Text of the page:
46 aggregates as their primary constituent. Classic pavement design places higher modulus, more durable layers toward the surface. Inverted pavement is a composite system composed of asphalt top layer(s) and a well-compacted unbound crushed stone base layer over a stiffer bound subbase that is usually cement treated. Mechanistically, this configuration provides a stronger reaction platform than unbound subgrades or sub- bases, allowing increased granular base compaction during construction, and it also has the potential to take advantage of the compressive stresses induced in the granular aggregate base owing to the presence of the stiff underlying layer. This pavement design philosophy potentially offers economic advantages by requiring less asphalt concrete and placing the burden of strength and structural performance on relatively less expensive underlying layers. Inverted pavements were first introduced in South Africa and involved the construction of thick crushed stone base lay- ers over stabilized subbase layers. The superior performing crushed stone base layers used in South African inverted pave- ments are also known as “G1” base layers (Horne et al. 1997; Jooste and Sampson 2005; De Beer 2012). These pavements are also called stone interlayer pavements, G1-base pavements, inverted base pavements, sandwich pavements, and upside down pavements (Lewis et al. 2012). Figure 31 shows the layer configuration of a typical inverted pavement structure. As shown in Figure 31, the HMA layers in inverted pave- ment sections often are very thin, so their contribution to the structural capacity of the pavements often is not significant. Primarily, these surface layers provide a smooth ride qual- ity and protect the underlying pavement layers from water infiltration. The unbound aggregate layer is the primary load- bearing layer in inverted pavement structures. Summarizing the construction practices and layer configurations of these pavement systems, De Beer (2012) presented the following definition for inverted pavements: A structural pavement system, where the static modulus of the unbound base layer is lower compared with the supporting (mainly lightly cementitious) subbase layers. Unbound base layer (crushed rock) of extremely high bearing capacity is usually covered with 12 mm to 50 mm asphalt layer for sealing and functional properties. Owing to the reduced thickness of the HMA surface layers, these pavement systems are cost-effective alternatives for high- performance pavement structures. The primary advantages of inverted pavements include (1) better compaction of unsta- bilized materials placed over the stabilized layers; (2) opti- mum use of unstabilized crushed stone; and (3) elimination or significant reduction in reflective cracking in the pavement structures (Barksdale and Todres 1983). Response Mechanism The UAB is primarily a structural load-carrying component in inverted pavement sections. When properly compacted, the UAB causes lateral dissipation of traffic-induced stresses through interparticle contact points. The stiff UAB and the cement-stabilized subbase combined result in a significant reduction in the vertical compressive stress levels on top of the subgrade, thus eliminating chances of pavement fail- ure because of subgrade rutting. However, the UAB in an inverted pavement structure is subjected to considerably higher stresses to make the base layer prone to rutting, a potential failure mechanism for inverted pavement sections. Thus, construction procedures for inverted pavements aim to eliminate rut accumulation within the UAB layers through innovative compaction procedures. The thin HMA surface typically considered in an inverted pavement section induces considerably high stress states within the aggregate base under wheel loading. Owing to the stress-hardening nature of unbound aggregates, these high stress states often lead to the aggregate layer developing high elastic modulus values, often on the order of 689 MPa 65% (30) 22% (10) 13% (6) 0 10 20 30 40 0% 20% 40% 60% 80% 100% Yes No Other Number of Responses Percentage of Respondents 46 survey respondents FIGURE 30 Agency responses to whether the construction of unbound aggregate layers is allowed over or under pavement layers stabilized or treated with lime, fly ash, cement, or bitumen. FIGURE 31 Layer configuration of a typical inverted pavement section.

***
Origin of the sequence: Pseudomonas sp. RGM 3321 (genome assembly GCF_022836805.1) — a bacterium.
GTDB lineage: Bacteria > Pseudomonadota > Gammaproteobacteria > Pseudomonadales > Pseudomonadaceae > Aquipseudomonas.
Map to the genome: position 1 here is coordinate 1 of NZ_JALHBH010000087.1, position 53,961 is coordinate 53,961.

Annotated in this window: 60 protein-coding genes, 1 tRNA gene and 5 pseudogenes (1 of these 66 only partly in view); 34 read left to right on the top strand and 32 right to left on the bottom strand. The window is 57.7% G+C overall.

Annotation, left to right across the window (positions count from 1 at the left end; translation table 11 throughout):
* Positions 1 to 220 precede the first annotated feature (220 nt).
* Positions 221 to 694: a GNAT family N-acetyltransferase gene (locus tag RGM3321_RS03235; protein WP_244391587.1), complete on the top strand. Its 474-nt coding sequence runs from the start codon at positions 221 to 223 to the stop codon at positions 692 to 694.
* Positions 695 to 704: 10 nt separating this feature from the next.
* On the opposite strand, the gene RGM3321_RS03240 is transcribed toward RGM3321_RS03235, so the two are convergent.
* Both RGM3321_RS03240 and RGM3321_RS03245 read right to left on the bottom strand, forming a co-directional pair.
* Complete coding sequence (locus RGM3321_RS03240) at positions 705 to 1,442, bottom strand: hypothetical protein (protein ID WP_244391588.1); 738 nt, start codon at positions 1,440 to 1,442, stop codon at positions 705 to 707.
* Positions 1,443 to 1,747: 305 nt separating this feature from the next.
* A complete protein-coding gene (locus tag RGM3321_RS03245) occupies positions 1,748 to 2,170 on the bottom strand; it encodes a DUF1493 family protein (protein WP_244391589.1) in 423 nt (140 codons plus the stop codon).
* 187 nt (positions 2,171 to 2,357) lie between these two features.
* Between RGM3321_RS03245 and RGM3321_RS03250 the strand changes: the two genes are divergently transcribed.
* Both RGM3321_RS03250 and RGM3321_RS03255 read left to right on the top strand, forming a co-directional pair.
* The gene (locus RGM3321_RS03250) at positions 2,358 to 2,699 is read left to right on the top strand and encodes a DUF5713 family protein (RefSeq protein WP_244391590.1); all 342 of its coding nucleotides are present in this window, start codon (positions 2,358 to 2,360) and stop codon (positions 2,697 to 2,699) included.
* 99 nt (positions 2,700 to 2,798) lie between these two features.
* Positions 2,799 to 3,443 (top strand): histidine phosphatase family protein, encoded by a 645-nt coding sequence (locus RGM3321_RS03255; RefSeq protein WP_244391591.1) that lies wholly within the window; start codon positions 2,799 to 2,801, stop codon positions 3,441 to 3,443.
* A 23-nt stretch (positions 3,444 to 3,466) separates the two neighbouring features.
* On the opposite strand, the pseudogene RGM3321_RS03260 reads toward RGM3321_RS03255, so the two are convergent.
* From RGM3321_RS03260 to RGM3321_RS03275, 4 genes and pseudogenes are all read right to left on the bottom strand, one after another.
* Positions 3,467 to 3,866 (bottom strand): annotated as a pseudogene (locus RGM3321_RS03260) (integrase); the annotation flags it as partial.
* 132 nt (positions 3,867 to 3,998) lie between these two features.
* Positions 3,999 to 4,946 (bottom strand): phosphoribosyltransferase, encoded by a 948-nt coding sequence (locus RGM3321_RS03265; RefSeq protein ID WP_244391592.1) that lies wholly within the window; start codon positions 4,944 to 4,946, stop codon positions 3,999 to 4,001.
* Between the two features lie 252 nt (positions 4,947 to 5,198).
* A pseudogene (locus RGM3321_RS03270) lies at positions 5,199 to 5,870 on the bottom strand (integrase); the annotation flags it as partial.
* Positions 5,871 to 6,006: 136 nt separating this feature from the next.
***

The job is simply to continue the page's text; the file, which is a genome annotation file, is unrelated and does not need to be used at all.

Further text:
47 or 100 ksi (Maree et al. 1982a, 1982b; O’Neil et al. 1992). Such high modulus levels achieved in the aggregate bases of inverted pavement sections would help better dissipate the traffic-induced stresses with depth. Moreover, the pres- ence of the stiffer subbase layer in an inverted pavement section causes the neutral axis in bending to fall below the aggregate base layer. This results in the surface layers and the UAB layers performing mainly under compres- sion. Accordingly, the stiffness profile in inverted pave- ment structures prevents the development of tensile stresses in the UAB even if a linear model is used to represent it (Cortes 2010). The stiff aggregate base layer also leads to a reduction in the tensile stresses at the aggregate base course-HMA surface interface, thus significantly reducing the chances for reflective cracking occurring in these pave- ment structures. Material Specifications and Construction Procedure Material Specifications The aggregate material to be used in the base course of an inverted pavement structure is obtained from crushing of hard, sound, durable, and unweathered parent rock. All the faces of the aggregate particles are required to be fractured. South African G1 base specifications allow the material gra- dation to be adjusted only through the addition of fines pro- duced from the crushing of the original parent rock. Table 3 lists the (a) particle size distribution and (b) other material quality specifications used in South Africa for use in G1 base course applications (TRH 1985; Buchanan 2010). Note that the gradation requirements listed in Table 3a are based on restricting the “n” values in the Fuller’s or Talbot’s equation (as defined in Equation 1) between 0.33 and 0.50. Note that in Equation 1, P is the percentage (%) of material by weight finer than the sieve size being con- sidered; d is the sieve size being considered; D is the maxi- mum aggregate particle size in the current matrix; and n is a parameter that adjusts the gradation curve for fineness or coarseness. P dD n( )= × 100 (1) Construction Procedure Compaction of the UAB layer in an inverted pavement struc- ture is the most critical step during its construction to ensure that individual layers perform as desired. The UAB is con- structed on top of a stabilized subbase, which provides a solid construction platform for the placement and compac- tion of the UAB layer and ensures that adequate density lev- els can be achieved. The DOC achieved in the UAB layer is dependent on the energy applied, as well as the initial and final gradations of the aggregate material used. (a) Sieve Size (mm) Sieve Size (in.) Percent Passing G1, 37.5 NMS G1, 26.5 NMS 50 2.0 37.5 1.5 100 26.5 ~1.0 84–94 100 19.0 ¾ 71–84 85–95 13.2 ~1/2 59–75 74–84 4.75 #4 36–53 42–60 2.00 #10 23–40 27–45 0.425 #40 11–24 13–27 0.075 #200 4–12 5–12 (b) Sources: TRH 1985; Buchanan 2010. Aggregate Material Property Specified Threshold Values Minimum 10% FACTa 110 Maximum aggregate crushing valueb 29% Liquid limit <25 Linear shrinkagec <2% Plasticity index (PI) <4 a 10% FACT (fines aggregate crushing value) is the force in kilonewtons required to crush a sample of aggregate passing the 13.2-mm and retained on the 9.5-mm sieve so that 10% of the total test sample will pass a 2.36-mm sieve. b The aggregate crushing value (ACV) of an aggregate is the mass of material, expressed as a percentage of the test sample that is crushed finer than a 2.36-mm sieve when a sample of aggregate passing the 13.2-mm and retained on the 9.50-mm sieve is subjected to crushing under a gradually applied compressive load of 400 kN. c The linear shrinkage of a soil for the moisture content equivalent to the liquid limit is the decrease in one dimension, expressed as a percentage of the original dimension of the soil mass, when the moisture content is reduced from the liquid limit to an oven-dry state. TABLE 3 RECOMMENDED PARTICLE SIzE DISTRIBUTION RANGE FOR SOUTH AFRICAN G1 BASE